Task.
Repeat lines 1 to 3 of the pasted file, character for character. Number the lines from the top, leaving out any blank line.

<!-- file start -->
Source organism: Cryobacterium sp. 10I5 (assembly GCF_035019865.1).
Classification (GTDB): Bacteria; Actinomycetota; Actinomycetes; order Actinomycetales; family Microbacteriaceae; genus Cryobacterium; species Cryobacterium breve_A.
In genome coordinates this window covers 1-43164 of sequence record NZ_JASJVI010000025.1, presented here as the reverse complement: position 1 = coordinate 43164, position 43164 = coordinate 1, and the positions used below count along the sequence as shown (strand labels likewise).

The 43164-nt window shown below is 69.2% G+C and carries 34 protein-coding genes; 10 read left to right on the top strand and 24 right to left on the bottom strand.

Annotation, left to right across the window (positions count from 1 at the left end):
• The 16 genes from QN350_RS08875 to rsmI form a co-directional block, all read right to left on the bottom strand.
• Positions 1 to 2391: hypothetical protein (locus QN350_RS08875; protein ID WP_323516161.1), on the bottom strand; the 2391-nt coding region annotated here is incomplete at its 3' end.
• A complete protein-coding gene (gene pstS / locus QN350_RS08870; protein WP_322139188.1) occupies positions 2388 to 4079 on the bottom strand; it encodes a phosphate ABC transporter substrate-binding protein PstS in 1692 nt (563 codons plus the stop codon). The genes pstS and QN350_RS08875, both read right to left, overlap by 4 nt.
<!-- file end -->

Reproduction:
Source organism: Cryobacterium sp. 10I5 (assembly GCF_035019865.1).
Classification (GTDB): Bacteria; Actinomycetota; Actinomycetes; order Actinomycetales; family Microbacteriaceae; genus Cryobacterium; species Cryobacterium breve_A.
In genome coordinates this window covers 1-43164 of sequence record NZ_JASJVI010000025.1, presented here as the reverse complement: position 1 = coordinate 43164, position 43164 = coordinate 1, and the positions used below count along the sequence as shown (strand labels likewise).